...AS KOSOVA IS DISCUSSED IN WASHINGTON, TOO
The head of the UN civilian administration in Kosova (UNMIK), Harri Holkeri, met with U.S. Undersecretary of State for Political Affairs Mark Grossman on 10 May to discuss the situation in Kosova and the dialogue between Belgrade and Prishtina, RFE/RL's South Slavic and Albanian Languages Service reported. Serbia and Montenegro's Foreign Minister Draskovic meanwhile met with leading representatives of the Senate's Foreign Relations Committee and members of the House of Representatives to discuss the Serbian government's plan for decentralization in Kosova (see "RFE/RL Newsline," 29 and 30 April and 6 and 10 May 2004). Both Holkeri and Draskovic were expected to participate in the UN Security Council's session on Kosova on 11 May. UB

RADICAL SERBIAN PRESIDENTIAL CANDIDATE WANTS NEW PARLIAMENTARY ELECTIONS
Tomislav Nikolic, the presidential candidate of the Serbian Radical Party (SRS), said in Krusevac on 10 May that he will call early parliamentary elections if he is elected president in the 13 June presidential vote, Tanjug reported. The SRS became the strongest faction in the Serbian parliament in December's parliamentary elections, but failed to secure a majority (see "RFE/RL Newsline," 29 and 30 December and "RFE/RL Balkan Report," 9 January 2004). Earlier the same day, Nikolic announced that war crimes defendant and former Yugoslav leader Slobodan Milosevic supports him rather than the candidate of the Milosevic's Socialist Party of Serbia (SPS), Ivica Dacic, Tanjug reported. UB

HEARING OF SUSPECT IN PREMIER'S ASSASSINATION POSTPONED
A court in Belgrade on 10 May postponed until 10 June the first hearing in the trial of Milorad Lukovic "Legija," who is the key suspect in the March 2003 assassination of Serbian Prime Minister Zoran Djindjic, RFE/RL's South Slavic and Albanian Languages Service reported. Lukovic argued that he needs time to acquaint himself with the indictment. UB

MACEDONIA TO DEMAND EXTRADITION OF FORMER INTERIOR MINISTER
Macedonian Justice Minister Hixhet Mehmeti said on 10 May that his government will do everything in its power to bring former Interior Minister Ljube Boskovski, who has been charged in connection with the killings of six Pakistanis and one Indian, back to Macedonia, "Utrinski vesnik" reported. Boskovski, who is a legislator for the opposition Internal Macedonian Revolutionary Organization (VMRO-DPMNE), reportedly fled to Croatia using his Croatian passport shortly after the parliament lifted his immunity (see "RFE/RL Newsline," 4, 5, 6, and 10 May 2004). Some legal experts have suggested that former Prime Minister Ljubco Georgievski and former public prosecutor Stavre Dzikov might also be held responsible in the case, according to "Utrinski vesnik." UB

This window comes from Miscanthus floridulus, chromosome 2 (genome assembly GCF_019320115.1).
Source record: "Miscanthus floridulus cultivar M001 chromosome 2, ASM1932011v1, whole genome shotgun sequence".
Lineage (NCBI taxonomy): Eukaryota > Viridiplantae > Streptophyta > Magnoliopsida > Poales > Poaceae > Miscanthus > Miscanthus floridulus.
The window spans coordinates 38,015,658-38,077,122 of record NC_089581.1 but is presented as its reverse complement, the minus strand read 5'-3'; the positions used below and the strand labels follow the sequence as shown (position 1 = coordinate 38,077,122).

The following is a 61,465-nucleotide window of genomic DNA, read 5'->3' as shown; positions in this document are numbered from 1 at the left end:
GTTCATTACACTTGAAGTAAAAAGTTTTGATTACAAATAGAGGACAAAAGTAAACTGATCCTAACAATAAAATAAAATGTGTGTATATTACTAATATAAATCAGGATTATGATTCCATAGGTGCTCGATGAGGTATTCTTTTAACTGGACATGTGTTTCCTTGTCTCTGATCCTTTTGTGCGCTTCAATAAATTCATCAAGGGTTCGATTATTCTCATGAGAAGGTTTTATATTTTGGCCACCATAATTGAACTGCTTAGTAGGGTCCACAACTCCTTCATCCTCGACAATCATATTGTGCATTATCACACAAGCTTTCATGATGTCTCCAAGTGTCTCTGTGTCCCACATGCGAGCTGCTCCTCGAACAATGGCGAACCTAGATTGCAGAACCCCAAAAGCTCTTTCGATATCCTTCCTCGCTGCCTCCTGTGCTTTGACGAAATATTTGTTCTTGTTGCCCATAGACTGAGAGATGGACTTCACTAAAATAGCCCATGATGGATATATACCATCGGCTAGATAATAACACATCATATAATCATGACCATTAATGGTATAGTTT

FOREIGN DIPLOMATS URGE REFORMS IN ALBANIA
Ambassadors of EU member states on 8 May urged the Albanian government to accelerate reforms, the "Southeast European Times" reported. They underscored that this is the only way for Albania to proceed on the path to European integration. The diplomats also urged electoral reforms to ensure that the 2005 parliamentary elections are free and democratic. UB

LOCAL-ELECTION CAMPAIGN KICKS OFF IN ROMANIA
Romanian parties on 8 May started campaigning for local elections slated for 6 June, Romanian media reported. Twenty-four candidates are running for Bucharest mayor, and all major cities in Romania have at least 10 candidates running for their respective mayoral offices. On 9 May, opposition National Liberal Party Chairman Theodor Stolojan asked President Ion Iliescu to refrain from campaigning for candidates from the ruling Social Democratic Party (PSD). He accused Iliescu of stumping during his recent visits to Ploiesti and Constanta for the cities' incumbent mayors, who are running for additional terms on the PSD ticket. A 10 May press release by the presidential office denied Iliescu's involvement in the campaign, saying the president is merely carrying out his presidential duties. Meanwhile, Prosecutor-General Ilie Botos on 10 May announced the launch of an investigation into Cluj County Prosecutor Danila Suciu's participation in an electoral meeting. Suciu on 8 May attended the announcement of Administration and Interior Minister Ioan Rus's candidacy for the Cluj-Napoca mayoralty. Under Romanian law, neither prosecutors nor the head of state may be a member of any political party. ZsM

ROMANIA, SWEDEN TO COOPERATE IN COMBATING TERRORISM AND CRIME
Romanian Prime Minister Adrian Nastase and his visiting Swedish counterpart Goran Persson on 10 May signed an agreement to cooperate in combating organized crime, terrorism, and drug and human trafficking, Mediafax reported. Sweden is also to assist Romania in social-integration projects involving its Romany community. Persson also pledged Stockholm's assistance for Romania's EU-accession efforts, although he said Romania must take "very serious and drastic measures" in that direction. However, he added that the EU "needs Romania [as a member], just as Romania needs the EU." ZsM